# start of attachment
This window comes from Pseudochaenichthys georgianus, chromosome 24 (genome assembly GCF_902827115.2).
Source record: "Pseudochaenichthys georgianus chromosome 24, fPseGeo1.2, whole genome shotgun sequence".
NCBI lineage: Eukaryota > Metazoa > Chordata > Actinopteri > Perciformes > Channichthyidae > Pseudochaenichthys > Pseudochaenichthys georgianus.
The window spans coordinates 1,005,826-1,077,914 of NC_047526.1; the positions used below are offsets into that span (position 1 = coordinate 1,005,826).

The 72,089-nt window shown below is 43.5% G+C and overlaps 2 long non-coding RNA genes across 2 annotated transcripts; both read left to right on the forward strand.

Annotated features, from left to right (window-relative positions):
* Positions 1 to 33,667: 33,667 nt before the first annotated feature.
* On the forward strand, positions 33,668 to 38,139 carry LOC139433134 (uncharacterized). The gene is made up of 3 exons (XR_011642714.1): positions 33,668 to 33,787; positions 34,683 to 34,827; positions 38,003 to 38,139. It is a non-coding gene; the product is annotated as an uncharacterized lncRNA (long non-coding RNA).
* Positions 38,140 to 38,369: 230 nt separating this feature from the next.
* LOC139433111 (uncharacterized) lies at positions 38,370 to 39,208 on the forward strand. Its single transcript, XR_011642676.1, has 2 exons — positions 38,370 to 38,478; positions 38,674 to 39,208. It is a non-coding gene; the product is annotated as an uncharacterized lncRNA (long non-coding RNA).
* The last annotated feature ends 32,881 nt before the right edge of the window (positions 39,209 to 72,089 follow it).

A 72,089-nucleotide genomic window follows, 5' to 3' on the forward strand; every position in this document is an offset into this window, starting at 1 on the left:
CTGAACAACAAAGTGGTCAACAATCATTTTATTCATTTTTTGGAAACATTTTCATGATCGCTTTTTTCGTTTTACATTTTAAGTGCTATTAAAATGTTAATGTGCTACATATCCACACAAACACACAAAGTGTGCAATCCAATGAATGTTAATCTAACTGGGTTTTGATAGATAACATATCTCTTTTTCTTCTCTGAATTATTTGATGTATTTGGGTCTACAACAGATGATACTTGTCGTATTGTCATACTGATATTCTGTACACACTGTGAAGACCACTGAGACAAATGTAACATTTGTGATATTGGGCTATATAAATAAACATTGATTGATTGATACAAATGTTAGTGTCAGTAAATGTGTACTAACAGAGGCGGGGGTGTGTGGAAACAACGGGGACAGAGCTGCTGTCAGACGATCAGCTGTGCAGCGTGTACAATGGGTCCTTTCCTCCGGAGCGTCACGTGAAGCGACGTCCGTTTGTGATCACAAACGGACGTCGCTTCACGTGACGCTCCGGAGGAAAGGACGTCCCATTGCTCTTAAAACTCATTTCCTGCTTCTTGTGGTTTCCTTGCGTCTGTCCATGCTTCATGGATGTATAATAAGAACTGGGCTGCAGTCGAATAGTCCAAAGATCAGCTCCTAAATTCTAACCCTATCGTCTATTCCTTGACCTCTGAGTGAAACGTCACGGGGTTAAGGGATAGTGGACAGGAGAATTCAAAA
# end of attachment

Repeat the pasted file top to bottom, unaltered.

This window comes from Pseudochaenichthys georgianus, chromosome 24 (genome assembly GCF_902827115.2).
Source record: "Pseudochaenichthys georgianus chromosome 24, fPseGeo1.2, whole genome shotgun sequence".
NCBI lineage: Eukaryota > Metazoa > Chordata > Actinopteri > Perciformes > Channichthyidae > Pseudochaenichthys > Pseudochaenichthys georgianus.
The window spans coordinates 1,005,826-1,077,914 of NC_047526.1; the positions used below are offsets into that span (position 1 = coordinate 1,005,826).

The 72,089-nt window shown below is 43.5% G+C and overlaps 2 long non-coding RNA genes across 2 annotated transcripts; both read left to right on the forward strand.

Annotated features, from left to right (window-relative positions):
* Positions 1 to 33,667: 33,667 nt before the first annotated feature.
* On the forward strand, positions 33,668 to 38,139 carry LOC139433134 (uncharacterized). The gene is made up of 3 exons (XR_011642714.1): positions 33,668 to 33,787; positions 34,683 to 34,827; positions 38,003 to 38,139. It is a non-coding gene; the product is annotated as an uncharacterized lncRNA (long non-coding RNA).
* Positions 38,140 to 38,369: 230 nt separating this feature from the next.
* LOC139433111 (uncharacterized) lies at positions 38,370 to 39,208 on the forward strand. Its single transcript, XR_011642676.1, has 2 exons — positions 38,370 to 38,478; positions 38,674 to 39,208. It is a non-coding gene; the product is annotated as an uncharacterized lncRNA (long non-coding RNA).
* The last annotated feature ends 32,881 nt before the right edge of the window (positions 39,209 to 72,089 follow it).

A 72,089-nucleotide genomic window follows, 5' to 3' on the forward strand; every position in this document is an offset into this window, starting at 1 on the left:
CTGAACAACAAAGTGGTCAACAATCATTTTATTCATTTTTTGGAAACATTTTCATGATCGCTTTTTTCGTTTTACATTTTAAGTGCTATTAAAATGTTAATGTGCTACATATCCACACAAACACACAAAGTGTGCAATCCAATGAATGTTAATCTAACTGGGTTTTGATAGATAACATATCTCTTTTTCTTCTCTGAATTATTTGATGTATTTGGGTCTACAACAGATGATACTTGTCGTATTGTCATACTGATATTCTGTACACACTGTGAAGACCACTGAGACAAATGTAACATTTGTGATATTGGGCTATATAAATAAACATTGATTGATTGATACAAATGTTAGTGTCAGTAAATGTGTACTAACAGAGGCGGGGGTGTGTGGAAACAACGGGGACAGAGCTGCTGTCAGACGATCAGCTGTGCAGCGTGTACAATGGGTCCTTTCCTCCGGAGCGTCACGTGAAGCGACGTCCGTTTGTGATCACAAACGGACGTCGCTTCACGTGACGCTCCGGAGGAAAGGACGTCCCATTGCTCTTAAAACTCATTTCCTGCTTCTTGTGGTTTCCTTGCGTCTGTCCATGCTTCATGGATGTATAATAAGAACTGGGCTGCAGTCGAATAGTCCAAAGATCAGCTCCTAAATTCTAACCCTATCGTCTATTCCTTGACCTCTGAGTGAAACGTCACGGGGTTAAGGGATAGTGGACAGGAGAATTCAAAA